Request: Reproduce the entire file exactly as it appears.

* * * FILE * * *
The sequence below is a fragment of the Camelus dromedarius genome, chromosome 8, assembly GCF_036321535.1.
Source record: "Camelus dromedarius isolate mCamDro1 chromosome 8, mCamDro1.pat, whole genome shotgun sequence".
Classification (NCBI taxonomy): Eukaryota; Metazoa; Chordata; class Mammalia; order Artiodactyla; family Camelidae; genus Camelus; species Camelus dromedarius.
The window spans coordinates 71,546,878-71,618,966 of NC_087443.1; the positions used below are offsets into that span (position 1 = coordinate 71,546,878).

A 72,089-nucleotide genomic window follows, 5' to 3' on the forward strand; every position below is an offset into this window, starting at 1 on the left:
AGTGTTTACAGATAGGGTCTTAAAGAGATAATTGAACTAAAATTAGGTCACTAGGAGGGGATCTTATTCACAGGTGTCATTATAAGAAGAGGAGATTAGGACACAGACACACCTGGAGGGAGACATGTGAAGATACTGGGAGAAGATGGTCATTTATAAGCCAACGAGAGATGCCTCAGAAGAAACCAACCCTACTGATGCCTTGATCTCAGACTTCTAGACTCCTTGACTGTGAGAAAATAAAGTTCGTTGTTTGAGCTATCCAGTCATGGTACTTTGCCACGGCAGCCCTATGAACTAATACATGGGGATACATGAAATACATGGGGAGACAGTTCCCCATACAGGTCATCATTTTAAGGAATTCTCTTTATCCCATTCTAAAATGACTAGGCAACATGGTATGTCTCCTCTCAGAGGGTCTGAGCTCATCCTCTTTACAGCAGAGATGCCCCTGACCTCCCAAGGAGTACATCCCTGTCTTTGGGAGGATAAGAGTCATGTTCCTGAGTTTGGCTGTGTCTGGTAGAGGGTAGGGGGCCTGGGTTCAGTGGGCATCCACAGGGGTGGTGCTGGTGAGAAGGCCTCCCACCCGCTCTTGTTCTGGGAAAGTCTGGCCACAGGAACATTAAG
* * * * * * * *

The sequence below is a fragment of the Camelus dromedarius genome, chromosome 8, assembly GCF_036321535.1.
Source record: "Camelus dromedarius isolate mCamDro1 chromosome 8, mCamDro1.pat, whole genome shotgun sequence".
Classification (NCBI taxonomy): Eukaryota; Metazoa; Chordata; class Mammalia; order Artiodactyla; family Camelidae; genus Camelus; species Camelus dromedarius.
The window spans coordinates 71,546,878-71,618,966 of NC_087443.1; the positions used below are offsets into that span (position 1 = coordinate 71,546,878).

A 72,089-nucleotide genomic window follows, 5' to 3' on the forward strand; every position below is an offset into this window, starting at 1 on the left:
AGTGTTTACAGATAGGGTCTTAAAGAGATAATTGAACTAAAATTAGGTCACTAGGAGGGGATCTTATTCACAGGTGTCATTATAAGAAGAGGAGATTAGGACACAGACACACCTGGAGGGAGACATGTGAAGATACTGGGAGAAGATGGTCATTTATAAGCCAACGAGAGATGCCTCAGAAGAAACCAACCCTACTGATGCCTTGATCTCAGACTTCTAGACTCCTTGACTGTGAGAAAATAAAGTTCGTTGTTTGAGCTATCCAGTCATGGTACTTTGCCACGGCAGCCCTATGAACTAATACATGGGGATACATGAAATACATGGGGAGACAGTTCCCCATACAGGTCATCATTTTAAGGAATTCTCTTTATCCCATTCTAAAATGACTAGGCAACATGGTATGTCTCCTCTCAGAGGGTCTGAGCTCATCCTCTTTACAGCAGAGATGCCCCTGACCTCCCAAGGAGTACATCCCTGTCTTTGGGAGGATAAGAGTCATGTTCCTGAGTTTGGCTGTGTCTGGTAGAGGGTAGGGGGCCTGGGTTCAGTGGGCATCCACAGGGGTGGTGCTGGTGAGAAGGCCTCCCACCCGCTCTTGTTCTGGGAAAGTCTGGCCACAGGAACATTAAG